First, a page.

Other formats employing different-width sample application slits and spacing between sample tracks may, of course, be utilized and may, indeed, be preferred. While it is very important for the immunoprecipitation process that the format provide gel margins of uniform width, preferably 1.5 mm, between the electrophoresed protein bands within the gel matrix and each adjacent sample track sidewall along which antiserum is to be applied, it is not critical to have precise placement of the slits on the reference tracks. Thus, the reference tracks may be wider than 10 mm, if desired, or arranged so as to be placed closer to their corresponding immunoprecipitation tracks. FIG. 2A shows a preferred example in which the template slits have a width of 6 mm with a distance between slits of a corresponding pair of 4.5 mm (assuming a 1.5 mm trench) and a distance between slits of differing pairs of 6 mm. Gel plates with correspondingly dimensioned trench placement (so as to have alternating tracks of 9 and 10.5 mm widths between 1.5 mm wide trenches) and corresponding underlays, not shown, would be used with this embodiment in which the paired tracks in the final product will be set off from adjacent pairs to be more easily recognizable and to ease reading of the results.
Blade-thin samples of serum are then applied through the template slits 52 to form the sample ribbons 16 on each of the eight sample tracks. Preferably every pair of sample tracks have identical samples thereon. Thus, starting from left to right in FIG. 1A, for example, tracks 30 and 32 both have the same sample applied thereto. The following tracks 30 and 32 both have the same sample thereon, which may be the same or different from those on the left-most tracks 30 and 32, and so forth. As can be seen, the template is arranged such that the sample ribbons are disposed perpendicular to and centered between the trenches.
The gel plates 10 are then subjected to electrophoresis (FIG. 1C) between cathodal margin 18 and anodal margin 20 in order to cause essentially non-sieving separation into bands along the sample tracks in accordance with differences in the isoelectric points of the component proteins.
After electrophoresis, the gel along the anodal and cathodal margins is removed at 24, 26 as is the gel at the lateral margins, as shown in FIG. 1D. Sample track 32 of each pair of sample tracks is then carefully removed from the gel plate 10 and transferred to an appropriate bath for protein staining, not shown. While any appropriate spatula may be used for transferring these sample tracks, it is preferred to use a specially crafted plastic or plastic-coated transfer spatula as is shown in FIG. 3. Spatula 22 has a tapered portion 23 leading to a relatively sharp edge 21. Edge 21 of the spatula is carefully placed within the trench 14 adjacent the sample track 32 being transferred. Care is taken not to touch the vertical sidewalls 31 of the sample tracks 30 which remain. The spatula 22 is then carefully slid under the sample track 32 to be removed. When the entire sample track 32 is lying on the spatula 22 it is carried to the staining bath and transferred therein for protein staining. After the four tracks 32 have been removed, this leaves empty spaces 28 between each pair of sample tracks 30 which now remain as islands on the gel plate 10. Each island of gel has vertical side walls 31.
The next step of the process, as shown in FIG. 1E, is the application of dabs 34 of a pliant hydrophobic material which will prevent the antiserum from passing and leaking around the end corners. Microdabs 34 are placed on the sidewalls 31 of the islands 30 near the ends of each sidewall. The preferred material for preventing the antiserum from passing, and yet which can be easily removed when desired, is high vacuum silicone stopcock grease.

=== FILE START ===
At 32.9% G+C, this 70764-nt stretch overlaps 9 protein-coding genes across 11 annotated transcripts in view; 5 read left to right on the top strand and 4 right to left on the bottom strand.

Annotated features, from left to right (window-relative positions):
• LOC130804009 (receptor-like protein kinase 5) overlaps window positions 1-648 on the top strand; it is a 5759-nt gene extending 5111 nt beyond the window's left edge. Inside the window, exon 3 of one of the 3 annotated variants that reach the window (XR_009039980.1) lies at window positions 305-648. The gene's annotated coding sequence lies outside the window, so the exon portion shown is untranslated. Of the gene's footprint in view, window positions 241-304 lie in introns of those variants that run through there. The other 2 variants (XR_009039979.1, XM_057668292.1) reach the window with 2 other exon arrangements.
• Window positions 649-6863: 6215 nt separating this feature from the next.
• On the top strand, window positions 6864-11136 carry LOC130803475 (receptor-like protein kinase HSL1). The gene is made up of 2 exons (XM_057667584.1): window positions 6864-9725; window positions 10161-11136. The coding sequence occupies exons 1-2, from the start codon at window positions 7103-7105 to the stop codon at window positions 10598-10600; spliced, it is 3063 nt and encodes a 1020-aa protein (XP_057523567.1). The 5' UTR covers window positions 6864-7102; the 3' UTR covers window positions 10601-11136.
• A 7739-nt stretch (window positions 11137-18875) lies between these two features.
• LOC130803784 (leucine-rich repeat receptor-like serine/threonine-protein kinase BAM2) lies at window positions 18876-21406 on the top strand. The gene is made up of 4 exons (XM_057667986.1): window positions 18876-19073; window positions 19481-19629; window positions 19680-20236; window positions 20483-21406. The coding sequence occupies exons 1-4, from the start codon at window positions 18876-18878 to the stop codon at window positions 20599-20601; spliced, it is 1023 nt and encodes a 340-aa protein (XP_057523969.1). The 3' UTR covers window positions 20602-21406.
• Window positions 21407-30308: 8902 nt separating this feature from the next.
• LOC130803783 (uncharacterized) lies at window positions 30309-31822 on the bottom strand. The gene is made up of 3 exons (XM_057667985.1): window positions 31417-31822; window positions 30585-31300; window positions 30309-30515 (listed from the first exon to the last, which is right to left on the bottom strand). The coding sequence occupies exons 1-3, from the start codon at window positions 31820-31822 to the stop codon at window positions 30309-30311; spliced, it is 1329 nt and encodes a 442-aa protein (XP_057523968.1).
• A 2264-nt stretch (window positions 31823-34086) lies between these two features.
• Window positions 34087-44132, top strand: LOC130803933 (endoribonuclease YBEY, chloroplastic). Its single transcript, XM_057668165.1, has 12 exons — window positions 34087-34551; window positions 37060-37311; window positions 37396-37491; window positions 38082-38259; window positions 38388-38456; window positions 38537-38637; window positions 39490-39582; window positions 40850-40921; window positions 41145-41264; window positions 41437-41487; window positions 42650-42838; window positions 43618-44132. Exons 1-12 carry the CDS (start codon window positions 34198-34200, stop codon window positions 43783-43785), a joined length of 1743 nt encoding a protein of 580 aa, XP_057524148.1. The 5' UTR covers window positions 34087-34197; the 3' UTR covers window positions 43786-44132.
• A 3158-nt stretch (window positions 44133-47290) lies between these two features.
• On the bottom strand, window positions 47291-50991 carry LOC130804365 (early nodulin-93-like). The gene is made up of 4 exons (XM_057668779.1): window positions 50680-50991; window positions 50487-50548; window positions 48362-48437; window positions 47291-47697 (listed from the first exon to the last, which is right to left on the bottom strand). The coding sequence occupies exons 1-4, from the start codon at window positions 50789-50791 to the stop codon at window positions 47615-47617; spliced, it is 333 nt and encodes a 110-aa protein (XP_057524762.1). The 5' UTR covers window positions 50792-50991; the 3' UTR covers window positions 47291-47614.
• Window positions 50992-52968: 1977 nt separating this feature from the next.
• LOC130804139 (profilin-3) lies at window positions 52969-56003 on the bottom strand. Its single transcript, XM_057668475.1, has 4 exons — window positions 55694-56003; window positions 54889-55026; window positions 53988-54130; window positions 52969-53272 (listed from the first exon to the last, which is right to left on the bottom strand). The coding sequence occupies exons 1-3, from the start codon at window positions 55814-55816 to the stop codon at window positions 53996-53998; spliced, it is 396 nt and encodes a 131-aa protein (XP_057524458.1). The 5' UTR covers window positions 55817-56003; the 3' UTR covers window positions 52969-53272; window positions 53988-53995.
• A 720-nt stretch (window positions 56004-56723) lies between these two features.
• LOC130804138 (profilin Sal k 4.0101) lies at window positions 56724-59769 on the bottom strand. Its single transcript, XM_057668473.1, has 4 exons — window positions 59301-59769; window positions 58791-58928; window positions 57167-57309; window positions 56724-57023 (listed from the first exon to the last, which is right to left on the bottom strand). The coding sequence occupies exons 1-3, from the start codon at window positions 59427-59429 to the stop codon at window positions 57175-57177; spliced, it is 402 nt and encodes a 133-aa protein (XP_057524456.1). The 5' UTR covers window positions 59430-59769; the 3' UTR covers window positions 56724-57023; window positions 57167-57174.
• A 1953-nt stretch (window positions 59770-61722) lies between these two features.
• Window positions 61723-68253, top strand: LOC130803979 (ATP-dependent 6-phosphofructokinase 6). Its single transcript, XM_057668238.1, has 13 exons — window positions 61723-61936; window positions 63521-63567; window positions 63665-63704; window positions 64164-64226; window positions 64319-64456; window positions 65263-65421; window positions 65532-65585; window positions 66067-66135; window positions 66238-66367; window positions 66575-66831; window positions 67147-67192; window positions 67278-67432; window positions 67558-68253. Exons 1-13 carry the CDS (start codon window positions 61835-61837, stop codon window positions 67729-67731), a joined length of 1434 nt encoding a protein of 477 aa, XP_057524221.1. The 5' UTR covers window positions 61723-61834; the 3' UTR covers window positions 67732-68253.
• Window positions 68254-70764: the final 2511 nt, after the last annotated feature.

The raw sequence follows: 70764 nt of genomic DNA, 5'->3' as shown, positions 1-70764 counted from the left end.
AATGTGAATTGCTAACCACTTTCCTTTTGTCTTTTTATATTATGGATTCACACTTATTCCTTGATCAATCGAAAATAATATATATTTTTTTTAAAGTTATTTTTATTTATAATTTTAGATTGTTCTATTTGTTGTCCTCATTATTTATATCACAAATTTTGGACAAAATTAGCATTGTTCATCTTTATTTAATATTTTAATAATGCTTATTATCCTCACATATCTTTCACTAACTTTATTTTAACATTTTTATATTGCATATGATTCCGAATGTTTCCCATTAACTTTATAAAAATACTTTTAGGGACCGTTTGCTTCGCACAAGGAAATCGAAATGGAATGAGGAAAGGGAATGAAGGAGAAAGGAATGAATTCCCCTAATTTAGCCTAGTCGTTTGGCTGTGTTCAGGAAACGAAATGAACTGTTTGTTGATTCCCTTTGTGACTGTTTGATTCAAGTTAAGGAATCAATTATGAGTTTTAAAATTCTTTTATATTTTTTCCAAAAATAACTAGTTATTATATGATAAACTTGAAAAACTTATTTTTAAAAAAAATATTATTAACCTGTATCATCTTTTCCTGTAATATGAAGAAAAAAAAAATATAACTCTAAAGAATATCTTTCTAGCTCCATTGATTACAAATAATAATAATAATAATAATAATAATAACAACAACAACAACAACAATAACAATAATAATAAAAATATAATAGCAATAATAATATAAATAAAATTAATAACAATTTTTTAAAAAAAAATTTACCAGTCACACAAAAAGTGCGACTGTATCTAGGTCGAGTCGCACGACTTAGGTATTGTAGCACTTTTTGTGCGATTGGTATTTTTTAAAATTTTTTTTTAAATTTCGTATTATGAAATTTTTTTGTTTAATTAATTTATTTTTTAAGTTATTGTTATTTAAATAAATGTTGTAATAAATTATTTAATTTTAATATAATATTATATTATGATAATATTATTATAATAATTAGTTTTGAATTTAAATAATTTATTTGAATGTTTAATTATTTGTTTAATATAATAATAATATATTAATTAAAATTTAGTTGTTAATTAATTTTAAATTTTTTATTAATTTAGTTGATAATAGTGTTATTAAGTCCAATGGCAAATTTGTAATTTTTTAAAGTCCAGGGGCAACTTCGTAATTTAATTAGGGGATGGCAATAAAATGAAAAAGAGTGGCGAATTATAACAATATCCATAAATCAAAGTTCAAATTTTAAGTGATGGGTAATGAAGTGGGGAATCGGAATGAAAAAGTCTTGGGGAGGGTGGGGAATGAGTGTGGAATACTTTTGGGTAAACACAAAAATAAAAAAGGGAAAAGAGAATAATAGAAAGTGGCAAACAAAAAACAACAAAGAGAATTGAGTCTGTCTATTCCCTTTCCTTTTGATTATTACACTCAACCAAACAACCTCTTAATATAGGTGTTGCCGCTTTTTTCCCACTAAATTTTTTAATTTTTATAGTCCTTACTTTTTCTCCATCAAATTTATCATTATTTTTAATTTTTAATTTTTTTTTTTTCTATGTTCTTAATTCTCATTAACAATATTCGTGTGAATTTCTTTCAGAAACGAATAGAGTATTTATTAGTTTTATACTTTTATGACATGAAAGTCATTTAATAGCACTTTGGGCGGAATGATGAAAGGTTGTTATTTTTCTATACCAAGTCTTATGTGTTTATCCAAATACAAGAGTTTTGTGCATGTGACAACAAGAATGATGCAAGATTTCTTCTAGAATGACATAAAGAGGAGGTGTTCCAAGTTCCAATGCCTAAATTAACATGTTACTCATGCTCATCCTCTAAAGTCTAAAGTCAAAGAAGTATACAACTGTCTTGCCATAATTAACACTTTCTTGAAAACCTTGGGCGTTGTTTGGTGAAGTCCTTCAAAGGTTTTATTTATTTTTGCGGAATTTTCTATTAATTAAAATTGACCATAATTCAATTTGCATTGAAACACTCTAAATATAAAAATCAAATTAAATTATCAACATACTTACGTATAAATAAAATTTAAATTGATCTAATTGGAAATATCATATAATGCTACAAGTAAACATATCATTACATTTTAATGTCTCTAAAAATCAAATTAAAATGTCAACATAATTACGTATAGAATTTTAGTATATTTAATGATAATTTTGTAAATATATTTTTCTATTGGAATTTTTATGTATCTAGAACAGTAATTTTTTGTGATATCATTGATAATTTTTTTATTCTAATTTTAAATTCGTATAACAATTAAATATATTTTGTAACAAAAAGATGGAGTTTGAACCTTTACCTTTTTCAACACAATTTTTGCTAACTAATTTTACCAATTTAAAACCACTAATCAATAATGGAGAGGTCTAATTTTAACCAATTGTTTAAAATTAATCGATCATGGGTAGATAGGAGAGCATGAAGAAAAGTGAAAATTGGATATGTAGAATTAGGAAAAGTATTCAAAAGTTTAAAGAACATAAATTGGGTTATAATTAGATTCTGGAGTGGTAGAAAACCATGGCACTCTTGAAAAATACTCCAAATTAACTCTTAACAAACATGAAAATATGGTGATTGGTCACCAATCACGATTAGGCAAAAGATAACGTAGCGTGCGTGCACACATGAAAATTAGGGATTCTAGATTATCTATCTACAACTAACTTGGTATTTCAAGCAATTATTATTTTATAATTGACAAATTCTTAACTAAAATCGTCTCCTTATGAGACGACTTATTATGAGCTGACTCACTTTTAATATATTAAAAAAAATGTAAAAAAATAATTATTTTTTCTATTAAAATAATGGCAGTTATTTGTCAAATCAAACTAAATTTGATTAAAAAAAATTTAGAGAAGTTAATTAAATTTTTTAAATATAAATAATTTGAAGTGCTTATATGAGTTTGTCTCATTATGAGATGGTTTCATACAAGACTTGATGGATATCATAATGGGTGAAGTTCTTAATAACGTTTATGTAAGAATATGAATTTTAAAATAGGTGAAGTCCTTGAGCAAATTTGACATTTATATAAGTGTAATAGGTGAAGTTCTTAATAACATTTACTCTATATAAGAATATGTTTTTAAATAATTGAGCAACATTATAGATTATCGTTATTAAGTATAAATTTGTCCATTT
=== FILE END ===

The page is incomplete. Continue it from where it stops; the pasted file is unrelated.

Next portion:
After application of the dabs 34 of this pliant hydrophobic material to each end of each sidewall, the antiserum 36 is applied to each sidewall 31 and is unidirectionally absorbed into the delineated segments of the gel sidewall by capillary action. This is shown in FIG. 1F.
After appropriate incubation and staining, the immunoprecipitation patterns 38 become visible, as shown in FIG. 1G. The location and shape of the immunoprecipitation patterns are, of course, directly related to the location of the electrophoresis bands of serum in the sample track. In order to directly compare the immunoprecipitation patterns with the electrophoresis bands, the tracks 32 which had been removed for protein staining are replaced in the spaces 28 from which they were originally taken, as shown in FIG. 1H. The stained sample tracks 32 show the electrophoresis band patterns 40. Since the sample on the adjacent track 30 to the right of every track 32 has an electrophoresis pattern identical to that shown in track 32, an unambiguous final interpretation of the immunoprecipitation pattern within the context of exactly corresponding electrophoresis patterns is facilitated. Moreover, the dried and stained plates as shown in FIG. 1H, appropriately annotated, permit convenient permanent documentation of the combined electrophoretic-immunoelectrophoretic findings.
An alternative embodiment of the present invention is shown in FIG. 4. This embodiment may be considered prior art in those countries in which the practice of a secret process, albeit for commercial purposes, is considered to be prior art. However, in those countries in which the practice of a process, the details of which cannot be determined from that which has been made available to the public, is not prior art, the embodiment shown in FIG. 3 and to be discussed hereinbelow is considered to be part of the present invention.